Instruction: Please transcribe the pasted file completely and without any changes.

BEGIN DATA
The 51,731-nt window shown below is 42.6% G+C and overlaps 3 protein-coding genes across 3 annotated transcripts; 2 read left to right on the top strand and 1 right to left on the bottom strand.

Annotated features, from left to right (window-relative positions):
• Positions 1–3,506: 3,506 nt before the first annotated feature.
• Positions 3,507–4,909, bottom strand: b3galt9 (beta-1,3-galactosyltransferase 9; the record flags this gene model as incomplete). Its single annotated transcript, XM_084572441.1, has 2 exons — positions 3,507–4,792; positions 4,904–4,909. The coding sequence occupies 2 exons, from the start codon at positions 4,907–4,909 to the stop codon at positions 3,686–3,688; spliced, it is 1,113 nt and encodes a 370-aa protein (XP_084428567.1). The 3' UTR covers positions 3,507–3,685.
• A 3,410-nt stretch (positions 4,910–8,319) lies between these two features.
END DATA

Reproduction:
The 51,731-nt window shown below is 42.6% G+C and overlaps 3 protein-coding genes across 3 annotated transcripts; 2 read left to right on the top strand and 1 right to left on the bottom strand.

Annotated features, from left to right (window-relative positions):
• Positions 1–3,506: 3,506 nt before the first annotated feature.
• Positions 3,507–4,909, bottom strand: b3galt9 (beta-1,3-galactosyltransferase 9; the record flags this gene model as incomplete). Its single annotated transcript, XM_084572441.1, has 2 exons — positions 3,507–4,792; positions 4,904–4,909. The coding sequence occupies 2 exons, from the start codon at positions 4,907–4,909 to the stop codon at positions 3,686–3,688; spliced, it is 1,113 nt and encodes a 370-aa protein (XP_084428567.1). The 3' UTR covers positions 3,507–3,685.
• A 3,410-nt stretch (positions 4,910–8,319) lies between these two features.